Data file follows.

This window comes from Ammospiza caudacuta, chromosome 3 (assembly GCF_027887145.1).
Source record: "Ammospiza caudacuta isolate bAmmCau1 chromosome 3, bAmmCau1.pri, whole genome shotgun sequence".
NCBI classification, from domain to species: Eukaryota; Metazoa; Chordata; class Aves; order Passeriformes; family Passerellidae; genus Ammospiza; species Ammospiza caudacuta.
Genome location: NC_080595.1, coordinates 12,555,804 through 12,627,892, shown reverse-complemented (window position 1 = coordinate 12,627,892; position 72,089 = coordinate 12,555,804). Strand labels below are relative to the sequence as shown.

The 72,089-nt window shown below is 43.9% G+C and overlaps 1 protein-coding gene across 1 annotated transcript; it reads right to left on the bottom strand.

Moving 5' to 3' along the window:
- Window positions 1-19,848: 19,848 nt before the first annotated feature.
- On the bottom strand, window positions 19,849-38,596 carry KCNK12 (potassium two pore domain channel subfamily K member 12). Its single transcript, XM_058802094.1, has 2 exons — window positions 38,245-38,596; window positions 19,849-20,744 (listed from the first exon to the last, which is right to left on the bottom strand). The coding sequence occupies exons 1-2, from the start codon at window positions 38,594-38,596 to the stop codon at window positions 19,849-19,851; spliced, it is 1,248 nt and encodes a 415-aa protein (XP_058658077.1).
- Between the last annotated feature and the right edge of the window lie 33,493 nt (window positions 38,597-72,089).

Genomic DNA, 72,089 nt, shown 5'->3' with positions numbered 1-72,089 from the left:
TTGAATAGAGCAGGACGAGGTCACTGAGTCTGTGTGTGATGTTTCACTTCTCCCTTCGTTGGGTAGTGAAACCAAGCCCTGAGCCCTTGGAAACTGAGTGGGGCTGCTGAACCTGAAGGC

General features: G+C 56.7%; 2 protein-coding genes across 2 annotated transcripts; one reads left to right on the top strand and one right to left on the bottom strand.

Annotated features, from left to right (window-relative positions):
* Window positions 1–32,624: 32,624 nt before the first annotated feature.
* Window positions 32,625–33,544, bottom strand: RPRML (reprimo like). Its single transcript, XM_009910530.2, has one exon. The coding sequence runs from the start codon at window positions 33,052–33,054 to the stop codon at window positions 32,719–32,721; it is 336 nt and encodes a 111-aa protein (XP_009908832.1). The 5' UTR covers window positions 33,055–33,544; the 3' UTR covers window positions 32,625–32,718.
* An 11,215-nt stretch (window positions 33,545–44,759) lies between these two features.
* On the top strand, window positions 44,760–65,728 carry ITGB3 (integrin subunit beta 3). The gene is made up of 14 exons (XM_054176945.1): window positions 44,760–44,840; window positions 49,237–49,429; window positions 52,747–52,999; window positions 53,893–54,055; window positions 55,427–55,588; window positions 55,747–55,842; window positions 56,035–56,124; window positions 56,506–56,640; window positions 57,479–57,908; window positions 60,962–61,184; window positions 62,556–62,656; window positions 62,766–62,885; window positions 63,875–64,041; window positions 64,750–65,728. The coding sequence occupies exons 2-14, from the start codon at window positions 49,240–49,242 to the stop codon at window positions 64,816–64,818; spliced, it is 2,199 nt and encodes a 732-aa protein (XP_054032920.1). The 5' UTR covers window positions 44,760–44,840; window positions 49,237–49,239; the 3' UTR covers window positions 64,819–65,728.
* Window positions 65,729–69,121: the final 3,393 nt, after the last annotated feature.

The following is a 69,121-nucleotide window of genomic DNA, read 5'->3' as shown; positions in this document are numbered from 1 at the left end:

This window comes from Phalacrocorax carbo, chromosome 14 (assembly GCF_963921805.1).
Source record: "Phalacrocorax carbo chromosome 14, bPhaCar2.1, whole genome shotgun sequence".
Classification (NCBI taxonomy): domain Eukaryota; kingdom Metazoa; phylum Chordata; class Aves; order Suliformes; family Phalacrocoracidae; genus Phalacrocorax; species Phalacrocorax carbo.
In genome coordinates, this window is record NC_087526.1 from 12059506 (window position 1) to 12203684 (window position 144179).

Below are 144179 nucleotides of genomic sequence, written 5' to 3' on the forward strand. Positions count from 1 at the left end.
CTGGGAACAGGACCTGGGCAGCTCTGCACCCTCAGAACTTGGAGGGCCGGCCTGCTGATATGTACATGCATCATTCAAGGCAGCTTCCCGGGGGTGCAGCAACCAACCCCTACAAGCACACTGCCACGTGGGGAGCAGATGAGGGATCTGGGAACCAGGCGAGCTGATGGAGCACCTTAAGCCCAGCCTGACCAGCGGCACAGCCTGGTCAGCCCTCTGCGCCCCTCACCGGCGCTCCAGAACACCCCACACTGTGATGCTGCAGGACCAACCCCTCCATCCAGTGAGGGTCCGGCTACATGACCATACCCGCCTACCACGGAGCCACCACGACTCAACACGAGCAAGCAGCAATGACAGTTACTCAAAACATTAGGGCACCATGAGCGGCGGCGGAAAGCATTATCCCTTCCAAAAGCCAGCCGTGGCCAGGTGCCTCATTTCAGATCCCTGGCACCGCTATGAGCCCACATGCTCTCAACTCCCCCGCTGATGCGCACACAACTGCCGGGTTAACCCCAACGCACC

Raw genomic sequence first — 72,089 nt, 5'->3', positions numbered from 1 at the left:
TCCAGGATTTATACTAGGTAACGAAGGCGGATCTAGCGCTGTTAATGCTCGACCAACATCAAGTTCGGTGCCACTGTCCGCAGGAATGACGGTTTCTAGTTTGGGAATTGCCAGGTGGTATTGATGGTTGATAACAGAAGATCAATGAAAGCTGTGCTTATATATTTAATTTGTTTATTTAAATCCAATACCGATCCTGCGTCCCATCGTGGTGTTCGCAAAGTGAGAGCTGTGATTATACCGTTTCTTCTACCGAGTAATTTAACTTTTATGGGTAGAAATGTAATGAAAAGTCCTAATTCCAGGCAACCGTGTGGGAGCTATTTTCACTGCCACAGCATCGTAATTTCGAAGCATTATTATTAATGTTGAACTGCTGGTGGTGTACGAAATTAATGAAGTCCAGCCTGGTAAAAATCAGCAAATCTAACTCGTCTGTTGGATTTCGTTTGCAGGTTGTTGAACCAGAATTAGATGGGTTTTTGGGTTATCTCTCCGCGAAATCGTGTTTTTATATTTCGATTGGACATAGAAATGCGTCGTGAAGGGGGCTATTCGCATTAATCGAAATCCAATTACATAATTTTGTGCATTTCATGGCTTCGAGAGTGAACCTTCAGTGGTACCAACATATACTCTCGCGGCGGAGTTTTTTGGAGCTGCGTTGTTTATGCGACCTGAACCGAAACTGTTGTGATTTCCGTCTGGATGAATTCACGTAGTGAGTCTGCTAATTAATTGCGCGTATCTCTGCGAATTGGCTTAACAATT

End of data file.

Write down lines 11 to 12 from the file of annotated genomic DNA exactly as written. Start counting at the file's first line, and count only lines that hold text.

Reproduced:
TTGAATAGAGCAGGACGAGGTCACTGAGTCTGTGTGTGATGTTTCACTTCTCCCTTCGTTGGGTAGTGAAACCAAGCCCTGAGCCCTTGGAAACTGAGTGGGGCTGCTGAACCTGAAGGC

General features: G+C 56.7%; 2 protein-coding genes across 2 annotated transcripts; one reads left to right on the top strand and one right to left on the bottom strand.